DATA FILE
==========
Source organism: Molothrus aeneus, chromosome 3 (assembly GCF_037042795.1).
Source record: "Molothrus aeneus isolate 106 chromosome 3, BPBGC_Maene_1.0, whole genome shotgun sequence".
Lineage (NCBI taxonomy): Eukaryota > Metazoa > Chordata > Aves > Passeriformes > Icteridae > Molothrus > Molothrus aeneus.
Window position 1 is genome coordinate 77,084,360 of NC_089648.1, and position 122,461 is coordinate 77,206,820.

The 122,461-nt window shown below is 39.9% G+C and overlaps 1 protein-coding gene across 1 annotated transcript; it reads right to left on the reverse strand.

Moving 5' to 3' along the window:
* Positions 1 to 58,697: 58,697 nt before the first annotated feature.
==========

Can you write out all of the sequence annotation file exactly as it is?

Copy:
Source organism: Molothrus aeneus, chromosome 3 (assembly GCF_037042795.1).
Source record: "Molothrus aeneus isolate 106 chromosome 3, BPBGC_Maene_1.0, whole genome shotgun sequence".
Lineage (NCBI taxonomy): Eukaryota > Metazoa > Chordata > Aves > Passeriformes > Icteridae > Molothrus > Molothrus aeneus.
Window position 1 is genome coordinate 77,084,360 of NC_089648.1, and position 122,461 is coordinate 77,206,820.

The 122,461-nt window shown below is 39.9% G+C and overlaps 1 protein-coding gene across 1 annotated transcript; it reads right to left on the reverse strand.

Moving 5' to 3' along the window:
* Positions 1 to 58,697: 58,697 nt before the first annotated feature.